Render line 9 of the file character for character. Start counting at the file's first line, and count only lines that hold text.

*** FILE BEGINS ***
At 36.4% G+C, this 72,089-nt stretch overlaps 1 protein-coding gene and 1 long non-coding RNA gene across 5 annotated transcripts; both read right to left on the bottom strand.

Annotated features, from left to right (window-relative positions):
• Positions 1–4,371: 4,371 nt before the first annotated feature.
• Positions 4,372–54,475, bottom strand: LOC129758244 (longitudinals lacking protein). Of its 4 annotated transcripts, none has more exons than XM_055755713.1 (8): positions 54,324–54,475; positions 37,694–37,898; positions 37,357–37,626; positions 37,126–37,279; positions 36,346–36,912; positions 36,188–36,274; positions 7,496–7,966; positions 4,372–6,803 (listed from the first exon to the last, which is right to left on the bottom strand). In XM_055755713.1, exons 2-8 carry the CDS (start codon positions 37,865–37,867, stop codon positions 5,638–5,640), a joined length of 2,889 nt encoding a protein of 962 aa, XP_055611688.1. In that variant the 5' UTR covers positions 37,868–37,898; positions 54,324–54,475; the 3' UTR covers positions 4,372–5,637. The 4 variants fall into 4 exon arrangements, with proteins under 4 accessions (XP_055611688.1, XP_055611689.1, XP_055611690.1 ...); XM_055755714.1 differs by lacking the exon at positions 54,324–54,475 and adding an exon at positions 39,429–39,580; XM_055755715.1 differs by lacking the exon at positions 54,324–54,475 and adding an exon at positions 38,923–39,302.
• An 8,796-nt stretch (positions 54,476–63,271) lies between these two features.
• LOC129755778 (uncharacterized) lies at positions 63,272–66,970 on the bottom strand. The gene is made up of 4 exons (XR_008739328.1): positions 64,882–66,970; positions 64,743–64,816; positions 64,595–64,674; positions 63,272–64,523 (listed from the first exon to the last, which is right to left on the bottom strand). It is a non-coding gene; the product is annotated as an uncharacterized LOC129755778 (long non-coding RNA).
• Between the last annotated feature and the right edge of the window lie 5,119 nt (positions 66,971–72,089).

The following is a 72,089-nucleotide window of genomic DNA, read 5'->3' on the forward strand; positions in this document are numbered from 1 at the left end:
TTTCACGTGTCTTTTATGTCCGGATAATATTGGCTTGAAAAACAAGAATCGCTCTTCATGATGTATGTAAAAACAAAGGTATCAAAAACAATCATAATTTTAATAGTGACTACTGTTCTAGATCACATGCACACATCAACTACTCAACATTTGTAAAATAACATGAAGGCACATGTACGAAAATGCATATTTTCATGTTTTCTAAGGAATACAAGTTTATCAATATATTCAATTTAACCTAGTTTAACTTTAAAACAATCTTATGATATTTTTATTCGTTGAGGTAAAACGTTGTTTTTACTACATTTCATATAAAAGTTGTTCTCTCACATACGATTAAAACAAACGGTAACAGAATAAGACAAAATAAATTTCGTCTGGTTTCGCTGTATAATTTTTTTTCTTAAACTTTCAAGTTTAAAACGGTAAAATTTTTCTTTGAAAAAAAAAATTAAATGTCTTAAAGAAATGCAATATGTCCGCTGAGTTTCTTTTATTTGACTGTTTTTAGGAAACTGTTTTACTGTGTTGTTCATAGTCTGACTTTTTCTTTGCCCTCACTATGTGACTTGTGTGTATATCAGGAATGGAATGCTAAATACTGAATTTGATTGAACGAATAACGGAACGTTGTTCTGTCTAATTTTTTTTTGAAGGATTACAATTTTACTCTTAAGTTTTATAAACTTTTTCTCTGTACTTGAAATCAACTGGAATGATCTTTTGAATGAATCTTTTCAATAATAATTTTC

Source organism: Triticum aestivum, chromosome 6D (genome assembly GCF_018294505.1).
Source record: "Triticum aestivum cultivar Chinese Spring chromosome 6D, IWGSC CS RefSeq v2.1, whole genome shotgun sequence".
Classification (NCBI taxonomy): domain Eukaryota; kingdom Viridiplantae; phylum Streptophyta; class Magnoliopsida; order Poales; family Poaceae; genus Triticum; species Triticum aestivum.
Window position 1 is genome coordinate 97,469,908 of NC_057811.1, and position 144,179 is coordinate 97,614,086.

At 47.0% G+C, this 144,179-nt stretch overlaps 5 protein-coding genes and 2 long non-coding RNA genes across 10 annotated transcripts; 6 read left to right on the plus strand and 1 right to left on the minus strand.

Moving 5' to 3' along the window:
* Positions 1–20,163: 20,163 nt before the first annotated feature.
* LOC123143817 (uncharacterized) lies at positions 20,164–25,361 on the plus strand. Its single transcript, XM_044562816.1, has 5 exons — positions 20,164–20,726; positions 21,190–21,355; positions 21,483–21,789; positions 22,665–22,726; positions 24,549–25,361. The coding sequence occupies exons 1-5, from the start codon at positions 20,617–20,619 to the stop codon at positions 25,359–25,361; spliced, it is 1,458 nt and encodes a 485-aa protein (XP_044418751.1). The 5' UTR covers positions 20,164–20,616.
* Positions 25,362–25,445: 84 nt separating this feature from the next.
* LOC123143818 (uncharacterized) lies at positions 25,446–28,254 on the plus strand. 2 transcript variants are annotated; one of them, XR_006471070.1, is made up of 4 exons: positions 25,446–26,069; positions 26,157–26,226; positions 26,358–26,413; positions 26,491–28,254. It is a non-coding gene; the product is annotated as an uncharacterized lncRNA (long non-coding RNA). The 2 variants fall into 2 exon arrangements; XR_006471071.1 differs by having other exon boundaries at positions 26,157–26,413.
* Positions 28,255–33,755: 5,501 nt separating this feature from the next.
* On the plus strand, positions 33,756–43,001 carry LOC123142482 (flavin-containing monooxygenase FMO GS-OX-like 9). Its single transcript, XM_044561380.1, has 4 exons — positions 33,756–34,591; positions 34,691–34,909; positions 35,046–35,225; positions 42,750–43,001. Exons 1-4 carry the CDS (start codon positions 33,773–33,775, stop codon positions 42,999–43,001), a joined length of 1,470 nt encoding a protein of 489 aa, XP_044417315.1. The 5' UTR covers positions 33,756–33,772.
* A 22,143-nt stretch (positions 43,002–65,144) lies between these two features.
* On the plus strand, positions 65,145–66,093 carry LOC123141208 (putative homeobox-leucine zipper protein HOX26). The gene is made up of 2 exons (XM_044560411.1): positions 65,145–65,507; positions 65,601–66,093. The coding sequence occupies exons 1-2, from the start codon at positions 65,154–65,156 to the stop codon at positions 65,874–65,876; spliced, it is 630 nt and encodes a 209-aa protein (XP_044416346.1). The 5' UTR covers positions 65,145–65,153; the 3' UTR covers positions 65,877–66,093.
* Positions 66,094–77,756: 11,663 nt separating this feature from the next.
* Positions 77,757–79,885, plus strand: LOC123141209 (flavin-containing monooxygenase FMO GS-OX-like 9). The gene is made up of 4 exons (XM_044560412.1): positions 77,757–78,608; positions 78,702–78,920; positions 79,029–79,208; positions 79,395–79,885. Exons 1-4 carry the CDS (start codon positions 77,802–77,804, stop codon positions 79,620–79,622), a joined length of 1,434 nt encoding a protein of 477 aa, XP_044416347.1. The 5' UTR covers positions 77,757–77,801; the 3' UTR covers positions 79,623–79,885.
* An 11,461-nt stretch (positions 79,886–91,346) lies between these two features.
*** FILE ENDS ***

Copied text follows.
TTTCACGTGTCTTTTATGTCCGGATAATATTGGCTTGAAAAACAAGAATCGCTCTTCATGATGTATGTAAAAACAAAGGTATCAAAAACAATCATAATTTTAATAGTGACTACTGTTCTAGATCACATGCACACATCAACTACTCAACATTTGTAAAATAACATGAAGGCACATGTACGAAAATGCATATTTTCATGTTTTCTAAGGAATACAAGTTTATCAATATATTCAATTTAACCTAGTTTAACTTTAAAACAATCTTATGATATTTTTATTCGTTGAGGTAAAACGTTGTTTTTACTACATTTCATATAAAAGTTGTTCTCTCACATACGATTAAAACAAACGGTAACAGAATAAGACAAAATAAATTTCGTCTGGTTTCGCTGTATAATTTTTTTTCTTAAACTTTCAAGTTTAAAACGGTAAAATTTTTCTTTGAAAAAAAAAATTAAATGTCTTAAAGAAATGCAATATGTCCGCTGAGTTTCTTTTATTTGACTGTTTTTAGGAAACTGTTTTACTGTGTTGTTCATAGTCTGACTTTTTCTTTGCCCTCACTATGTGACTTGTGTGTATATCAGGAATGGAATGCTAAATACTGAATTTGATTGAACGAATAACGGAACGTTGTTCTGTCTAATTTTTTTTTGAAGGATTACAATTTTACTCTTAAGTTTTATAAACTTTTTCTCTGTACTTGAAATCAACTGGAATGATCTTTTGAATGAATCTTTTCAATAATAATTTTC